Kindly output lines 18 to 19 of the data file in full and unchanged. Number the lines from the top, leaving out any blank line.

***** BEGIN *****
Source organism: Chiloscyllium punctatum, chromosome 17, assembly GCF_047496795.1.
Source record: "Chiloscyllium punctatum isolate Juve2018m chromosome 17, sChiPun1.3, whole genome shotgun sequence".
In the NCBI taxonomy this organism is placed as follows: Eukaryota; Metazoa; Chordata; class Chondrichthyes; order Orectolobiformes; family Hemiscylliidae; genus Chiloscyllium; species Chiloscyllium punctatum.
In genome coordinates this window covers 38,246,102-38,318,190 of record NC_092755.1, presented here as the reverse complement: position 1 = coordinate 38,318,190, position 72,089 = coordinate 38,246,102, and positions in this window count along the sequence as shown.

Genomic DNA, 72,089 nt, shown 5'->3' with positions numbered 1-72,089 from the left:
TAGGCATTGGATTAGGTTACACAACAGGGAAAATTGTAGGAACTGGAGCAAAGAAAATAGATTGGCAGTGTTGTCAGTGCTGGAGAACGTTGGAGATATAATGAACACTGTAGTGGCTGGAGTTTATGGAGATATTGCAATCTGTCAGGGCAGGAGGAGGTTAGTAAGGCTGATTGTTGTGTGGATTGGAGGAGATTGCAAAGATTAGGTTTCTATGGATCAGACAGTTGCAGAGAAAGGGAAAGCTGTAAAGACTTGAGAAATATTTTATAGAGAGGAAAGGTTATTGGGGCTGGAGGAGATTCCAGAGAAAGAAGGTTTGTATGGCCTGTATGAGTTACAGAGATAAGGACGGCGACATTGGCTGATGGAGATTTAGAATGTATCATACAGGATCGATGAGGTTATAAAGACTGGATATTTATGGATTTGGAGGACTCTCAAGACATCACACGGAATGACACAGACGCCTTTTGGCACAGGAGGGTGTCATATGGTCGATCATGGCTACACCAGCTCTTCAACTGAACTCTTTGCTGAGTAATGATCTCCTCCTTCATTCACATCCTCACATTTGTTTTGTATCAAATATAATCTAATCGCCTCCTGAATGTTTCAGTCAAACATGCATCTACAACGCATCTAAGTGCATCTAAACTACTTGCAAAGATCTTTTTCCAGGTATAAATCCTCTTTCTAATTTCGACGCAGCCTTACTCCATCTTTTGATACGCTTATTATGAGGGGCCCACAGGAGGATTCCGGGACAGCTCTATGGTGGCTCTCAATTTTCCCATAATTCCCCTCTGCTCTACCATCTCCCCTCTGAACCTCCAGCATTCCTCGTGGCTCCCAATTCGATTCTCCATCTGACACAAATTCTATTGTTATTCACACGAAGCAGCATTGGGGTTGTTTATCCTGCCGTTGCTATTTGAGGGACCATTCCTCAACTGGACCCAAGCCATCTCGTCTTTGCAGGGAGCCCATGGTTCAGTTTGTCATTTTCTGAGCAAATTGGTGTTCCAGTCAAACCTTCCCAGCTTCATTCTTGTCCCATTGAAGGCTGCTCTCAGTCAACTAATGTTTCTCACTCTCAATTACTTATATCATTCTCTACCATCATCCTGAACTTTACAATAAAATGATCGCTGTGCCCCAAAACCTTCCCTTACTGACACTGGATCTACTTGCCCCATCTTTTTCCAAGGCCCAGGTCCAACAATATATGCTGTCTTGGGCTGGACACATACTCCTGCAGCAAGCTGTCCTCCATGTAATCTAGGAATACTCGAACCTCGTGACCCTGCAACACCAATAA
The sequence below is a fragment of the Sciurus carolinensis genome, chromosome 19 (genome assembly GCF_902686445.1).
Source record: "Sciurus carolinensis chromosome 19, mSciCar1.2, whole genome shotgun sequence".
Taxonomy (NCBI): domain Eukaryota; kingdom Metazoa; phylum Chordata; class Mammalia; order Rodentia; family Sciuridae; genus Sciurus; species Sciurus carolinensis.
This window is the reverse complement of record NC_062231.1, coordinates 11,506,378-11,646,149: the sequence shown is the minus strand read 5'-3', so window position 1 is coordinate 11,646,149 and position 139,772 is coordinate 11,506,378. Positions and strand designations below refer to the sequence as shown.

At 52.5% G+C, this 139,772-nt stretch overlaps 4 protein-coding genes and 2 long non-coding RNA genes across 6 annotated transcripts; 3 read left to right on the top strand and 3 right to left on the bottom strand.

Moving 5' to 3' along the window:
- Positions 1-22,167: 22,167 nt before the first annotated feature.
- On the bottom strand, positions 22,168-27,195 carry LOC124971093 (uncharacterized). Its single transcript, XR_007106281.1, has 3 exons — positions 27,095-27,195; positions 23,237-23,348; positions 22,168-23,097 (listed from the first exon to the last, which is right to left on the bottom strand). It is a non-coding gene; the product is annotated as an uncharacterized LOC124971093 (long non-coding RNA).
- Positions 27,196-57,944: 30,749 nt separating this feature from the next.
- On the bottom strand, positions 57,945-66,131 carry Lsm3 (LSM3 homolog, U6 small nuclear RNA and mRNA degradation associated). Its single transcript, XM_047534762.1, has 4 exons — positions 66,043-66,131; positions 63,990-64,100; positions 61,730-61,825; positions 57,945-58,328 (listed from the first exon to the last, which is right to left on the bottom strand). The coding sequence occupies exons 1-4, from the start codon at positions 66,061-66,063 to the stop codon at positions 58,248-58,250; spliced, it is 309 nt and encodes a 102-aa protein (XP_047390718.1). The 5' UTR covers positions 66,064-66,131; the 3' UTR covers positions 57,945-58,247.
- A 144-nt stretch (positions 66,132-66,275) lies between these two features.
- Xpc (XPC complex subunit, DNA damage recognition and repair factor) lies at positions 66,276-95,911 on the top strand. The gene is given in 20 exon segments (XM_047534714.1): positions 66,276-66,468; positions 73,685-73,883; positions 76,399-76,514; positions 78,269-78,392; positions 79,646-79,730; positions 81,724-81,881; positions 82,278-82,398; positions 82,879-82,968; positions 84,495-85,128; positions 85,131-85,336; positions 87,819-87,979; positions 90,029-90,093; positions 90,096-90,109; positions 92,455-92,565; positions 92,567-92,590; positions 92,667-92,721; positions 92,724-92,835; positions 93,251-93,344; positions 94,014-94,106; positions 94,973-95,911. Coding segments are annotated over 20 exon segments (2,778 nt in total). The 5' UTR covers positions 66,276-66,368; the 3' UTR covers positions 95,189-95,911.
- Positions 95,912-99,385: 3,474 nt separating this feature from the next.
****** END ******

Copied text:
- Xpc (XPC complex subunit, DNA damage recognition and repair factor) lies at positions 66,276-95,911 on the top strand. The gene is given in 20 exon segments (XM_047534714.1): positions 66,276-66,468; positions 73,685-73,883; positions 76,399-76,514; positions 78,269-78,392; positions 79,646-79,730; positions 81,724-81,881; positions 82,278-82,398; positions 82,879-82,968; positions 84,495-85,128; positions 85,131-85,336; positions 87,819-87,979; positions 90,029-90,093; positions 90,096-90,109; positions 92,455-92,565; positions 92,567-92,590; positions 92,667-92,721; positions 92,724-92,835; positions 93,251-93,344; positions 94,014-94,106; positions 94,973-95,911. Coding segments are annotated over 20 exon segments (2,778 nt in total). The 5' UTR covers positions 66,276-66,368; the 3' UTR covers positions 95,189-95,911.
- Positions 95,912-99,385: 3,474 nt separating this feature from the next.